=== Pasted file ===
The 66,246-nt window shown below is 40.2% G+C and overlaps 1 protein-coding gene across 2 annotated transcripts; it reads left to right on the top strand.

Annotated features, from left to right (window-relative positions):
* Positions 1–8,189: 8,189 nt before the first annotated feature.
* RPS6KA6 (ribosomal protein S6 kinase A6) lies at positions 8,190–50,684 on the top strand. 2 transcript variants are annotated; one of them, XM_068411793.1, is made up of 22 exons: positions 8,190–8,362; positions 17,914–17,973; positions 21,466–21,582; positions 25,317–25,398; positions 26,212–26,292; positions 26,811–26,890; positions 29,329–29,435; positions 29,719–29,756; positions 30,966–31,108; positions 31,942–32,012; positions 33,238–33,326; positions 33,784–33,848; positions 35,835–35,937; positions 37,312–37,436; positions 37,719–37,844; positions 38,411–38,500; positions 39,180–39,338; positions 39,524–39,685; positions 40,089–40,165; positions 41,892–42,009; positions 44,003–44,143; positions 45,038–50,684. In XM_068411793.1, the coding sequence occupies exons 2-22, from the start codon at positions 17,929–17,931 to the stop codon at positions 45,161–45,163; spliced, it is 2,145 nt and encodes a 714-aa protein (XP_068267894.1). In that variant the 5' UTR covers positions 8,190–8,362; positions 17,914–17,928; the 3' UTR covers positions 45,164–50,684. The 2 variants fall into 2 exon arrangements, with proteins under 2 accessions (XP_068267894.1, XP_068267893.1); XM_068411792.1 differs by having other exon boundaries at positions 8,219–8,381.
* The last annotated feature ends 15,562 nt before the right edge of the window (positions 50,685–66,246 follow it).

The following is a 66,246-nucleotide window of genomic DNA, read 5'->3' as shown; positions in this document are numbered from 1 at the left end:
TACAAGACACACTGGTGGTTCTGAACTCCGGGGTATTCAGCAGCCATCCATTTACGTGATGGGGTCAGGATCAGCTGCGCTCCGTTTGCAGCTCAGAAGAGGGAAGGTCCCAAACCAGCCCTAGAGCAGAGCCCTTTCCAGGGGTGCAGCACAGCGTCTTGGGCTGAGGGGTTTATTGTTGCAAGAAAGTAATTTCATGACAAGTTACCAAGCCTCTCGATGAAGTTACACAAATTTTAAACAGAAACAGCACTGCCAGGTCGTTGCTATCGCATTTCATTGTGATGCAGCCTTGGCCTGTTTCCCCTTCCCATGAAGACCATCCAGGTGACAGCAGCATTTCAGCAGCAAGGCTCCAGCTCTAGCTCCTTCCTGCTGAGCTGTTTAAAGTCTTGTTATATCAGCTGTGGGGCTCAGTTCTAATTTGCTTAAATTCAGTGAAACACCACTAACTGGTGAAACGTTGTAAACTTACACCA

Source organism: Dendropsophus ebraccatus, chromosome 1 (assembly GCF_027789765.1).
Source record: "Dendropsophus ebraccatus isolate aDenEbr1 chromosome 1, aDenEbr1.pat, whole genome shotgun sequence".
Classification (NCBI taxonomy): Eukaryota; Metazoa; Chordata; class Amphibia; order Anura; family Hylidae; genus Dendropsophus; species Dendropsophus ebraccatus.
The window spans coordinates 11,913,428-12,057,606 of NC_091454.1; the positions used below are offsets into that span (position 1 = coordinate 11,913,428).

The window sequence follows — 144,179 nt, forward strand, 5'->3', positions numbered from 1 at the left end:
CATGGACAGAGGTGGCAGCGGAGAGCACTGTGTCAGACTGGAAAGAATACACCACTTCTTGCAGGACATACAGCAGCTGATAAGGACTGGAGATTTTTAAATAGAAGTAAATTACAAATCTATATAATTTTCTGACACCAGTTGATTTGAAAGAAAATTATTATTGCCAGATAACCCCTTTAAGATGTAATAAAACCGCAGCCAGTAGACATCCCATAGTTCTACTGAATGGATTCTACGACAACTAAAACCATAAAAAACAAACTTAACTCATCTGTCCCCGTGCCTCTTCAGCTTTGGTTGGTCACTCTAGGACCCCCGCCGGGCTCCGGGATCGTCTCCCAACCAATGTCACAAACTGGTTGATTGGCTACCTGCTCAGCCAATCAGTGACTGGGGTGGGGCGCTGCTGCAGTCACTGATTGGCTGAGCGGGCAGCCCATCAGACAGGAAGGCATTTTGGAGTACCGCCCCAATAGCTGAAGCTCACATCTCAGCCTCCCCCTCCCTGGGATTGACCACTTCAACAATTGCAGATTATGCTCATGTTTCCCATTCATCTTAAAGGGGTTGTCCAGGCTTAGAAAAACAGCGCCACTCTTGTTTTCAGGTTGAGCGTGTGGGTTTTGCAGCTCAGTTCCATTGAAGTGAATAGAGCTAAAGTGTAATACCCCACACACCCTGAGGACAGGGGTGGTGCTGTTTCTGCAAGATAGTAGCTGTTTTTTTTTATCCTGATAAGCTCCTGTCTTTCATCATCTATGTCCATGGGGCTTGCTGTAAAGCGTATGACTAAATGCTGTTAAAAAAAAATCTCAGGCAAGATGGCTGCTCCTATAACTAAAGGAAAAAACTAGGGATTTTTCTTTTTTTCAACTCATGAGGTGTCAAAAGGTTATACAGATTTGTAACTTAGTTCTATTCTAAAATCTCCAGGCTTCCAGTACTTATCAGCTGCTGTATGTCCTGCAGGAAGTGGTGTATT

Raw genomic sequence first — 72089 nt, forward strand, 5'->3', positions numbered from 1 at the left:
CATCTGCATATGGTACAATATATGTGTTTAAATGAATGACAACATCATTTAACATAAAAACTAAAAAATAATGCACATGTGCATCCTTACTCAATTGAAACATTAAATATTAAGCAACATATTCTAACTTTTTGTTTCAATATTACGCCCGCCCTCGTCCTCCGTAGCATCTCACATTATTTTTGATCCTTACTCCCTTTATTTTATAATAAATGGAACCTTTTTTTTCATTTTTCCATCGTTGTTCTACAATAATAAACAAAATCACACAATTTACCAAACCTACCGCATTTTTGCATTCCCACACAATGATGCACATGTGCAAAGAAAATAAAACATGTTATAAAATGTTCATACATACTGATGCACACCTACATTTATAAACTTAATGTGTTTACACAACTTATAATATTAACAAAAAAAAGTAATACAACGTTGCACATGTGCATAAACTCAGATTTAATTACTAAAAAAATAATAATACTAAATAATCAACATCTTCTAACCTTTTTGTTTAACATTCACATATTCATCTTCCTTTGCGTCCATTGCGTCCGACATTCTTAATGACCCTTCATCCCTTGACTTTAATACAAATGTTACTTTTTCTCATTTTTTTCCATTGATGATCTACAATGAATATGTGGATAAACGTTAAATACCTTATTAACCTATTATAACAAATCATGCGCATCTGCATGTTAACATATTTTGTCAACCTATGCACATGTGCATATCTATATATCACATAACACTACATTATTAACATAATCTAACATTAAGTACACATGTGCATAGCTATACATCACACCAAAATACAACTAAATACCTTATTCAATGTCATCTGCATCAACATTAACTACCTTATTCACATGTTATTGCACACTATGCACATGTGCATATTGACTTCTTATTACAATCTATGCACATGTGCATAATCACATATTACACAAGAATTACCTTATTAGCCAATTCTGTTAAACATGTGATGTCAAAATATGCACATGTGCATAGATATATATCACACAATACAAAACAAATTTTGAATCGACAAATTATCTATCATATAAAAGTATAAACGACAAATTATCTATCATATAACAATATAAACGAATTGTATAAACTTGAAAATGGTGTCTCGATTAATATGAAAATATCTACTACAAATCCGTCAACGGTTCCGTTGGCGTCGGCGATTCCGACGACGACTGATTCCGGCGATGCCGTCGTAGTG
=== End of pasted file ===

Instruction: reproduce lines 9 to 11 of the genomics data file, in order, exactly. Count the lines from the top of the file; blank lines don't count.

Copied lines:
Source record: "Dendropsophus ebraccatus isolate aDenEbr1 chromosome 1, aDenEbr1.pat, whole genome shotgun sequence".
Classification (NCBI taxonomy): Eukaryota; Metazoa; Chordata; class Amphibia; order Anura; family Hylidae; genus Dendropsophus; species Dendropsophus ebraccatus.
The window spans coordinates 11,913,428-12,057,606 of NC_091454.1; the positions used below are offsets into that span (position 1 = coordinate 11,913,428).